Davos, Jan. 25
IT'S a picture postcard venue. While snow covers treetops, rooftops and sidewalks of Switzerland's little town of Davos, where the World Economic Forum opened on Wednesday, as many as 20,000 participants will warm up to debate threadbare the changing world economic order.
This year's theme `The Creative Imperative' has another meaning for India in a sense, as it has used creativity effectively to unleash an advertising blitz to make India's presence felt at the meet. A lot of the focus this year is on India and China, and India seems to have planned ahead for a change.
As you step out of Zurich airport, India is literary `everywhere,' with massive hoardings sporting a striking blue India graphic proclaiming its advancement as a free market economy. In fact, the delegates that you meet later at Davos seem to display instant recall of the campaign.
CII, which is the main organiser of the India presence, along with the India Brand Equity Foundation and the Ministry of Tourism, has headquartered itself at the Central Sport Hotel, where most of the India-specific press conferences are to take place.
The morning saw a dozen top CEOs of the country address the media, while outside temperatures were touching a chilling minus six. But for India, they said, things were heating up and if areas of concern such as hard infrastructure and labour policies are addressed, the momentum that exists in the country could translate to even 10 per cent growth rate.
Mr Nandan Nilekeni, CEO, President & MD, Infosys Technologies, who called the top India presence here as the `the dream team,' including the Finance Minister, the Commerce Minister, the Planning Commission Deputy Chairman and three Chief Ministers, spoke on the three legs of the India campaign at WEF.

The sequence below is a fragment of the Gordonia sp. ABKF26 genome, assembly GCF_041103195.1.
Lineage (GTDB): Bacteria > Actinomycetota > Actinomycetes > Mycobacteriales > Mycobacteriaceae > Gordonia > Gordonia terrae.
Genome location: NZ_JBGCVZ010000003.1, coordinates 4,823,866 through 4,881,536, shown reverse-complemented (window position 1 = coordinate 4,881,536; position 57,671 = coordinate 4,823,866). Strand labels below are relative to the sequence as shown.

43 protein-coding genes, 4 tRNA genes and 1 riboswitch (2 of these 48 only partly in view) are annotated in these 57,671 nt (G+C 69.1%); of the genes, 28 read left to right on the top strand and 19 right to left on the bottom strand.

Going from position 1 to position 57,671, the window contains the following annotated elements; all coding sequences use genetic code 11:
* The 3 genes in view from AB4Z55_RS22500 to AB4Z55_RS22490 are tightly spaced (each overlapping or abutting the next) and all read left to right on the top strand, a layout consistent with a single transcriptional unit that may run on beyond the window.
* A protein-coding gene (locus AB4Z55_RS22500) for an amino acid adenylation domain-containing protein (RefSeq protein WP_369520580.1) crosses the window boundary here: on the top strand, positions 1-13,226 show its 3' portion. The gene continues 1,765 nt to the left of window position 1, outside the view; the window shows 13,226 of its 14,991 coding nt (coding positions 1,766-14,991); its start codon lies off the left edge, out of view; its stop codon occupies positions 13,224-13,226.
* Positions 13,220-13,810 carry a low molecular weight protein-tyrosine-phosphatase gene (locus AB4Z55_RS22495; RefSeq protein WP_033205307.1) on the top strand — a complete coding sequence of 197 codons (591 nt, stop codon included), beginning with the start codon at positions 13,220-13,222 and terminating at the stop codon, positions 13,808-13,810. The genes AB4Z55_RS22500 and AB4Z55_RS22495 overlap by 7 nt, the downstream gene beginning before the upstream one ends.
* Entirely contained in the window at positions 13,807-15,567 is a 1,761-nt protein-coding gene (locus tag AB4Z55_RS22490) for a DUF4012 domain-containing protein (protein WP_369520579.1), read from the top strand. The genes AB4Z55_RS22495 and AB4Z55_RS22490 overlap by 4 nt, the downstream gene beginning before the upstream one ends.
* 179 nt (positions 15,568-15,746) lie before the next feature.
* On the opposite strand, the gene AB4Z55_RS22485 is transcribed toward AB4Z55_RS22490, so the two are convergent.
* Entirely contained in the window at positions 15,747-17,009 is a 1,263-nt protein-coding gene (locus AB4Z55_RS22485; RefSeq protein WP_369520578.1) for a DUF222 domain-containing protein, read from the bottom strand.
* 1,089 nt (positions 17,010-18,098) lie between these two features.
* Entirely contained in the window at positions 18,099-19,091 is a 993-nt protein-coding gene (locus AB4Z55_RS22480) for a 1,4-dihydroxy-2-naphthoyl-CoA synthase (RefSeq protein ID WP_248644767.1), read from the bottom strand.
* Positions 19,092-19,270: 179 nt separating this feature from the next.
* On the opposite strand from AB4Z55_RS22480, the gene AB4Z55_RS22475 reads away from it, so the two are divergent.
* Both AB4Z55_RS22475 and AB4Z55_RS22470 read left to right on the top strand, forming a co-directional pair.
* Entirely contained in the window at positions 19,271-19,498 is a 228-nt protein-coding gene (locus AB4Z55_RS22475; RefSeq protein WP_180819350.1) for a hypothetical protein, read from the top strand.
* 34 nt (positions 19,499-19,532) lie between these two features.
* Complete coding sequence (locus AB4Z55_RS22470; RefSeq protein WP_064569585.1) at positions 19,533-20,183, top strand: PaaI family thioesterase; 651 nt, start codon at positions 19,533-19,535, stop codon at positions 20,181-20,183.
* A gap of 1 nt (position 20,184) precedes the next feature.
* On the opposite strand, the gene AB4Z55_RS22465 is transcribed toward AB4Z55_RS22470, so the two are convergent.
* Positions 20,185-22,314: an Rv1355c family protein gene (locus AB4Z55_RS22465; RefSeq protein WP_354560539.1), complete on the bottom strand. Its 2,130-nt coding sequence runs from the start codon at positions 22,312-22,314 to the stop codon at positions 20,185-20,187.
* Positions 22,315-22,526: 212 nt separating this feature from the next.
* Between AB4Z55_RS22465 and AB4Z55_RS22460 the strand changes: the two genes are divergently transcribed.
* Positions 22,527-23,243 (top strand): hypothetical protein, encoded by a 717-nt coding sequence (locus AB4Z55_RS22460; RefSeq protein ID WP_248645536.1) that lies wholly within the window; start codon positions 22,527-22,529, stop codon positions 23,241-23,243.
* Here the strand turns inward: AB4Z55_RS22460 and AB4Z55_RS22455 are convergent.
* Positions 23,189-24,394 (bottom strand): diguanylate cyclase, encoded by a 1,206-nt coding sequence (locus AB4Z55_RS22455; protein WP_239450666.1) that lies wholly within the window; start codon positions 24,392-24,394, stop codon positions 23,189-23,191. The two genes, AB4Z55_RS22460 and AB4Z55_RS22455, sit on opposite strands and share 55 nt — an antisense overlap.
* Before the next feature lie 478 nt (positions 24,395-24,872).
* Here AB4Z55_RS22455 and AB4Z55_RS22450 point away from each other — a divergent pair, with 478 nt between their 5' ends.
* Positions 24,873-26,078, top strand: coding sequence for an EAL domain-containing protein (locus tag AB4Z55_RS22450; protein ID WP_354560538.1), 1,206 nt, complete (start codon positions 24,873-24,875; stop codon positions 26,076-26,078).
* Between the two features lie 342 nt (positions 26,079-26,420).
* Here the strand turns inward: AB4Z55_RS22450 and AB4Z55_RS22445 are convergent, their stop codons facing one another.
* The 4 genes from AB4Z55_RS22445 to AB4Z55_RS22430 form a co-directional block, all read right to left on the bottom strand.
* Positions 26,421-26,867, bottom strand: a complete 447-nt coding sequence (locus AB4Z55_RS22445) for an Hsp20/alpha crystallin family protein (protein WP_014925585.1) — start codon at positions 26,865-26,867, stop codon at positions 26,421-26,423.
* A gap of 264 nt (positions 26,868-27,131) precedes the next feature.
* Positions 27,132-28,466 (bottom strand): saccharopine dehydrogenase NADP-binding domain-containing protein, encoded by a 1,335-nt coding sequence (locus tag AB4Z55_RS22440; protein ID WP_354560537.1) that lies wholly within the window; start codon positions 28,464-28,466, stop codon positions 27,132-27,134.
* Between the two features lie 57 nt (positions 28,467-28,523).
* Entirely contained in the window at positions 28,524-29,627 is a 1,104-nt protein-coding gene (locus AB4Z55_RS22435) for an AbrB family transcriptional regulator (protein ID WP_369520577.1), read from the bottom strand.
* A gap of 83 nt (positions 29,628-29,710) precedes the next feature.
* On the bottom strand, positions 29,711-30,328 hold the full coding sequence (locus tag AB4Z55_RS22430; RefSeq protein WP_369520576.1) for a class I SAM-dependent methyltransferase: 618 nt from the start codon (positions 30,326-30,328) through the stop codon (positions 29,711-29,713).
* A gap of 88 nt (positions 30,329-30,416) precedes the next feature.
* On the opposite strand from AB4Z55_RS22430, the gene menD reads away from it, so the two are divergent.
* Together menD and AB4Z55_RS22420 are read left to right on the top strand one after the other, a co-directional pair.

Bharat Forge's Mr Baba Kalyani, ICICI's Mr K.V. Kamath, ITC's Mr Y.C. Deveshwar, Reliance's Mr Nikhil Meswani, Mr Jamshyd N. Godrej and Ranbaxy's Mr Malvinder Singh all expressed the hope that India the country whose time has come on the global map, needs to stay focussed and engage with the world effectively.
Interestingly, whenever the world media asks questions on India, China and how we view it is expressed in the same breath.
The top CEOs, in fact, addressed this with what seemed a new-found confidence on the India front.
While Mr Meswani chose to call it `Chindia' referring to the increasing collaboration between the two countries, Mr Singh spoke about how India had a significant advantage in the high value addition sphere, especially in terms of R&D.
On Tuesday night, PricewaterhouseCoopers also gave India, China and the other BRIC countries significant space in its 19th Global CEO Survey. It found that 71 per cent of the 1,410 CEOs surveyed said that they were planning to do business with at least one of the BRIC countries in the next three years.
While they viewed China as the most significant market opportunity (78 per cent), India followed with a close 64 per cent.
While this is only Day One, the India presence is only bound to increase as the meeting goes forward.